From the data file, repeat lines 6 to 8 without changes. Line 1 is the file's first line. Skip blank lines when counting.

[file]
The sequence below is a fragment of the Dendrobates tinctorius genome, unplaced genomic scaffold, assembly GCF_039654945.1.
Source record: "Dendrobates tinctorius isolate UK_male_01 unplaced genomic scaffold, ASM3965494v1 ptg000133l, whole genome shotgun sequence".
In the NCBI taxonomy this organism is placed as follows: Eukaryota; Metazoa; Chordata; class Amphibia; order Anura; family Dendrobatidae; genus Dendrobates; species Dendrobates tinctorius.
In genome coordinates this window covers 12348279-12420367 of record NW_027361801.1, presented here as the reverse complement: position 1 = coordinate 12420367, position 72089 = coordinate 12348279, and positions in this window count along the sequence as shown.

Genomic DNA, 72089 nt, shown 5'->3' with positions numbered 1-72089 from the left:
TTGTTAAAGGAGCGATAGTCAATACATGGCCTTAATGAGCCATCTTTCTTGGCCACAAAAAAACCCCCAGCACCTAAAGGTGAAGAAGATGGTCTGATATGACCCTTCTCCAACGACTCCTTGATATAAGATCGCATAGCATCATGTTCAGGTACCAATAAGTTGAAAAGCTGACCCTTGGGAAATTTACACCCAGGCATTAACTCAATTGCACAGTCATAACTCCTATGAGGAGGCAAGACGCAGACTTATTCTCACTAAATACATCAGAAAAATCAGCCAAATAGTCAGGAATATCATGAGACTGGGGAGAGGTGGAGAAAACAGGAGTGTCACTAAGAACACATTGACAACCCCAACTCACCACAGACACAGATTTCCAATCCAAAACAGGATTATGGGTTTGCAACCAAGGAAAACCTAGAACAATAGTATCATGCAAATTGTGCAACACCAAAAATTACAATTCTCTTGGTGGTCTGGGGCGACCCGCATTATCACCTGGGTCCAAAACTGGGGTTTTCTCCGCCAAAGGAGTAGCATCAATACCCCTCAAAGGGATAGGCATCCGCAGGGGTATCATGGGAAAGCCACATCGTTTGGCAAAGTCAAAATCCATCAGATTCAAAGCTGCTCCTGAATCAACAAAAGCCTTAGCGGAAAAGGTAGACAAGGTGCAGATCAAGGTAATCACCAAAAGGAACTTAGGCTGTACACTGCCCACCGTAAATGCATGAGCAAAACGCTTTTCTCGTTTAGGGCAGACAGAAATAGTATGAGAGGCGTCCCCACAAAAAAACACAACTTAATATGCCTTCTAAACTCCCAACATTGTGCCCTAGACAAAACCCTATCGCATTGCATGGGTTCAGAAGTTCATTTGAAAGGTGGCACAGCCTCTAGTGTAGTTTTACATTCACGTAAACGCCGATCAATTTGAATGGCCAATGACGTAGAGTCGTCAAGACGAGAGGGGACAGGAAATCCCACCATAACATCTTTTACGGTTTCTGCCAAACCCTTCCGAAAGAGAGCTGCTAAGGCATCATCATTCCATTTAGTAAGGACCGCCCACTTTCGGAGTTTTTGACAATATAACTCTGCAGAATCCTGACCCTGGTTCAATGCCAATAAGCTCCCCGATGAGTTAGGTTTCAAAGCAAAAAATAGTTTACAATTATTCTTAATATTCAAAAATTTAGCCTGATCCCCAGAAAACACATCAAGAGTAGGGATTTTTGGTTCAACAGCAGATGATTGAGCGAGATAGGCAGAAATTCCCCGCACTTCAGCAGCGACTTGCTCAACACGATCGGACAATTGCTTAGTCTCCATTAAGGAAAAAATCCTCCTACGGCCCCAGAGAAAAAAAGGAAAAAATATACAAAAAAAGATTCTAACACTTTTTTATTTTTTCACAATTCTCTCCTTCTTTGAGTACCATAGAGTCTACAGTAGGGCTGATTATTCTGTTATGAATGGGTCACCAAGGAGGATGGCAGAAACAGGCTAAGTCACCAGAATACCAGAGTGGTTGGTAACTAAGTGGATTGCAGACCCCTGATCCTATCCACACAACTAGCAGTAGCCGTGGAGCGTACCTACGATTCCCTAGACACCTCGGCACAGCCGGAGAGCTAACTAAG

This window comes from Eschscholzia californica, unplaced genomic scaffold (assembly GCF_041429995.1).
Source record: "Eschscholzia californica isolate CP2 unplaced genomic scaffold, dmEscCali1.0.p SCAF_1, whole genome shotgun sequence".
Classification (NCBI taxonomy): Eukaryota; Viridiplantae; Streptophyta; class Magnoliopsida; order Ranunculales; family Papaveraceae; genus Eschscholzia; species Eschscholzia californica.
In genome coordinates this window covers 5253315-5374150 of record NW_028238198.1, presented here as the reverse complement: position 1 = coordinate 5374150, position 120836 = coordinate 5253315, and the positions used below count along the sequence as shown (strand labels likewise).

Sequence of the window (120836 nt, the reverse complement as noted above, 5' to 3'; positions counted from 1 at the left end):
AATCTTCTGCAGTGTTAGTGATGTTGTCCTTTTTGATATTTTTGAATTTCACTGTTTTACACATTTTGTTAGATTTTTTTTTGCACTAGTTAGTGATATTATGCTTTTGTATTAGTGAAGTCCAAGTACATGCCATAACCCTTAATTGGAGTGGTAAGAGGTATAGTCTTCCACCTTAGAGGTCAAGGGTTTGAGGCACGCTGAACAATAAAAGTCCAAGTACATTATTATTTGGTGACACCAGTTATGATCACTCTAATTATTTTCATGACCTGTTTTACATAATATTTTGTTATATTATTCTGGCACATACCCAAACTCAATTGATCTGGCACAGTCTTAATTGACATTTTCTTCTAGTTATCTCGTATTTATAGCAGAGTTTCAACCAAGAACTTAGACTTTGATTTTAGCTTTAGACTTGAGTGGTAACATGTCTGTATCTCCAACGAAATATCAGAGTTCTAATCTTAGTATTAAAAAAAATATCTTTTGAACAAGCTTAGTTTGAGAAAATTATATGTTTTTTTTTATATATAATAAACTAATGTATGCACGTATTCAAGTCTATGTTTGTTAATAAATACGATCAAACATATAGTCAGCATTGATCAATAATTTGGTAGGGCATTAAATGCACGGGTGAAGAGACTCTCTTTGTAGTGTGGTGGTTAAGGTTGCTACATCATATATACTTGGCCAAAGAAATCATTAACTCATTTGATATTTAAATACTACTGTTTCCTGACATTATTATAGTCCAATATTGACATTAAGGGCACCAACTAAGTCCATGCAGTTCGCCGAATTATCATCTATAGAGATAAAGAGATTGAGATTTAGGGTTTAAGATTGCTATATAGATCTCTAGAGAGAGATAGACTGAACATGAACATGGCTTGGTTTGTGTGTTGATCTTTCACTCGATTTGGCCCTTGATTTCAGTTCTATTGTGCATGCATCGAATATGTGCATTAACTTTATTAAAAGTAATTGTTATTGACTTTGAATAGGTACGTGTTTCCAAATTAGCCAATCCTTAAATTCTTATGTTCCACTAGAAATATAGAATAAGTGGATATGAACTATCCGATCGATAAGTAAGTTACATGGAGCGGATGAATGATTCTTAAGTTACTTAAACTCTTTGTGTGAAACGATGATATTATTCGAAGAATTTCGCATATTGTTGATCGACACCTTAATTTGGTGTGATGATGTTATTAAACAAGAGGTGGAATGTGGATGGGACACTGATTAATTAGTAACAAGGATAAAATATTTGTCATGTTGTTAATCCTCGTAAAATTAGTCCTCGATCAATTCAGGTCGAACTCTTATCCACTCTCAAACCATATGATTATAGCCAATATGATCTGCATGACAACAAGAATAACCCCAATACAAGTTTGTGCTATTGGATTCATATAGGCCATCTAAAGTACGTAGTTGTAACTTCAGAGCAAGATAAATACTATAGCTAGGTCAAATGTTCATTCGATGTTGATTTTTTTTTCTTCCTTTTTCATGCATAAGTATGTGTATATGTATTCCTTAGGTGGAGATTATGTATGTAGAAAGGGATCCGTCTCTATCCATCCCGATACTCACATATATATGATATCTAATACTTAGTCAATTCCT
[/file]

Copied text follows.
TTGTTAAAGGAGCGATAGTCAATACATGGCCTTAATGAGCCATCTTTCTTGGCCACAAAAAAACCCCCAGCACCTAAAGGTGAAGAAGATGGTCTGATATGACCCTTCTCCAACGACTCCTTGATATAAGATCGCATAGCATCATGTTCAGGTACCAATAAGTTGAAAAGCTGACCCTTGGGAAATTTACACCCAGGCATTAACTCAATTGCACAGTCATAACTCCTATGAGGAGGCAAGACGCAGACTTATTCTCACTAAATACATCAGAAAAATCAGCCAAATAGTCAGGAATATCATGAGACTGGGGAGAGGTGGAGAAAACAGGAGTGTCACTAAGAACACATTGACAACCCCAACTCACCACAGACACAGATTTCCAATCCAAAACAGGATTATGGGTTTGCAACCAAGGAAAACCTAGAACAATAGTATCATGCAAATTGTGCAACACCAAAAATTACAATTCTCTTGGTGGTCTGGGGCGACCCGCATTATCACCTGGGTCCAAAACTGGGGTTTTCTCCGCCAAAGGAGTAGCATCAATACCCCTCAAAGGGATAGGCATCCGCAGGGGTATCATGGGAAAGCCACATCGTTTGGCAAAGTCAAAATCCATCAGATTCAAAGCTGCTCCTGAATCAACAAAAGCCTTAGCGGAAAAGGTAGACAAGGTGCAGATCAAGGTAATCACCAAAAGGAACTTAGGCTGTACACTGCCCACCGTAAATGCATGAGCAAAACGCTTTTCTCGTTTAGGGCAGACAGAAATAGTATGAGAGGCGTCCCCACAAAAAAACACAACTTAATATGCCTTCTAAACTCCCAACATTGTGCCCTAGACAAAACCCTATCGCATTGCATGGGTTCAGAAGTTCATTTGAAAGGTGGCACAGCCTCTAGTGTAGTTTTACATTCACGTAAACGCCGATCAATTTGAATGGCCAATGACGTAGAGTCGTCAAGACGAGAGGGGACAGGAAATCCCACCATAACATCTTTTACGGTTTCTGCCAAACCCTTCCGAAAGAGAGCTGCTAAGGCATCATCATTCCATTTAGTAAGGACCGCCCACTTTCGGAGTTTTTGACAATATAACTCTGCAGAATCCTGACCCTGGTTCAATGCCAATAAGCTCCCCGATGAGTTAGGTTTCAAAGCAAAAAATAGTTTACAATTATTCTTAATATTCAAAAATTTAGCCTGATCCCCAGAAAACACATCAAGAGTAGGGATTTTTGGTTCAACAGCAGATGATTGAGCGAGATAGGCAGAAATTCCCCGCACTTCAGCAGCGACTTGCTCAACACGATCGGACAATTGCTTAGTCTCCATTAAGGAAAAAATCCTCCTACGGCCCCAGAGAAAAAAAGGAAAAAATATACAAAAAAAGATTCTAACACTTTTTTATTTTTTCACAATTCTCTCCTTCTTTGAGTACCATAGAGTCTACAGTAGGGCTGATTATTCTGTTATGAATGGGTCACCAAGGAGGATGGCAGAAACAGGCTAAGTCACCAGAATACCAGAGTGGTTGGTAACTAAGTGGATTGCAGACCCCTGATCCTATCCACACAACTAGCAGTAGCCGTGGAGCGTACCTACGATTCCCTAGACACCTCGGCACAGCCGGAGAGCTAACTAAG

This window comes from Eschscholzia californica, unplaced genomic scaffold (assembly GCF_041429995.1).
Source record: "Eschscholzia californica isolate CP2 unplaced genomic scaffold, dmEscCali1.0.p SCAF_1, whole genome shotgun sequence".